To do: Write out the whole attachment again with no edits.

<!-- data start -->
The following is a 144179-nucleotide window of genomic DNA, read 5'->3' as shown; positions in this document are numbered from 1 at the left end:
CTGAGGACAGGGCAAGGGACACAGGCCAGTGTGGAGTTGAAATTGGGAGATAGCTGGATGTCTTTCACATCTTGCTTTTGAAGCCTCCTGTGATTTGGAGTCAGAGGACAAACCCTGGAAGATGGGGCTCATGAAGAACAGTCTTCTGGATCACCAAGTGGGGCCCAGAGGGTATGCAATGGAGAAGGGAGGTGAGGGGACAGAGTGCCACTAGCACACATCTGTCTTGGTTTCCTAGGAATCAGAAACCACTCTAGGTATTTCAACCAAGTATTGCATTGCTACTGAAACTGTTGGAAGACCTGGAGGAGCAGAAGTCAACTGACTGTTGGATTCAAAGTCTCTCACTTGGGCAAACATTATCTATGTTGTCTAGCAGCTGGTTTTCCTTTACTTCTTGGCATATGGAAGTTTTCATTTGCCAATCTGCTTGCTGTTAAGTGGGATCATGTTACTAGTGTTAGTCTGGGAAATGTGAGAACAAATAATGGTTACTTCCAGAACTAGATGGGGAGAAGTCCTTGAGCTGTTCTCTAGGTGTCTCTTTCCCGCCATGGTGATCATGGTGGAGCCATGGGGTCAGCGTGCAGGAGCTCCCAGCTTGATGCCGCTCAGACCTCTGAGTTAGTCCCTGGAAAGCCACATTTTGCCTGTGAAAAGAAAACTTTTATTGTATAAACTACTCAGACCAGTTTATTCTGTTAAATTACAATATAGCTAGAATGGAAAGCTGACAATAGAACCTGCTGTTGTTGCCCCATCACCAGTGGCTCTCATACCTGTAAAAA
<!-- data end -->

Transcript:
The following is a 144179-nucleotide window of genomic DNA, read 5'->3' as shown; positions in this document are numbered from 1 at the left end:
CTGAGGACAGGGCAAGGGACACAGGCCAGTGTGGAGTTGAAATTGGGAGATAGCTGGATGTCTTTCACATCTTGCTTTTGAAGCCTCCTGTGATTTGGAGTCAGAGGACAAACCCTGGAAGATGGGGCTCATGAAGAACAGTCTTCTGGATCACCAAGTGGGGCCCAGAGGGTATGCAATGGAGAAGGGAGGTGAGGGGACAGAGTGCCACTAGCACACATCTGTCTTGGTTTCCTAGGAATCAGAAACCACTCTAGGTATTTCAACCAAGTATTGCATTGCTACTGAAACTGTTGGAAGACCTGGAGGAGCAGAAGTCAACTGACTGTTGGATTCAAAGTCTCTCACTTGGGCAAACATTATCTATGTTGTCTAGCAGCTGGTTTTCCTTTACTTCTTGGCATATGGAAGTTTTCATTTGCCAATCTGCTTGCTGTTAAGTGGGATCATGTTACTAGTGTTAGTCTGGGAAATGTGAGAACAAATAATGGTTACTTCCAGAACTAGATGGGGAGAAGTCCTTGAGCTGTTCTCTAGGTGTCTCTTTCCCGCCATGGTGATCATGGTGGAGCCATGGGGTCAGCGTGCAGGAGCTCCCAGCTTGATGCCGCTCAGACCTCTGAGTTAGTCCCTGGAAAGCCACATTTTGCCTGTGAAAAGAAAACTTTTATTGTATAAACTACTCAGACCAGTTTATTCTGTTAAATTACAATATAGCTAGAATGGAAAGCTGACAATAGAACCTGCTGTTGTTGCCCCATCACCAGTGGCTCTCATACCTGTAAAAA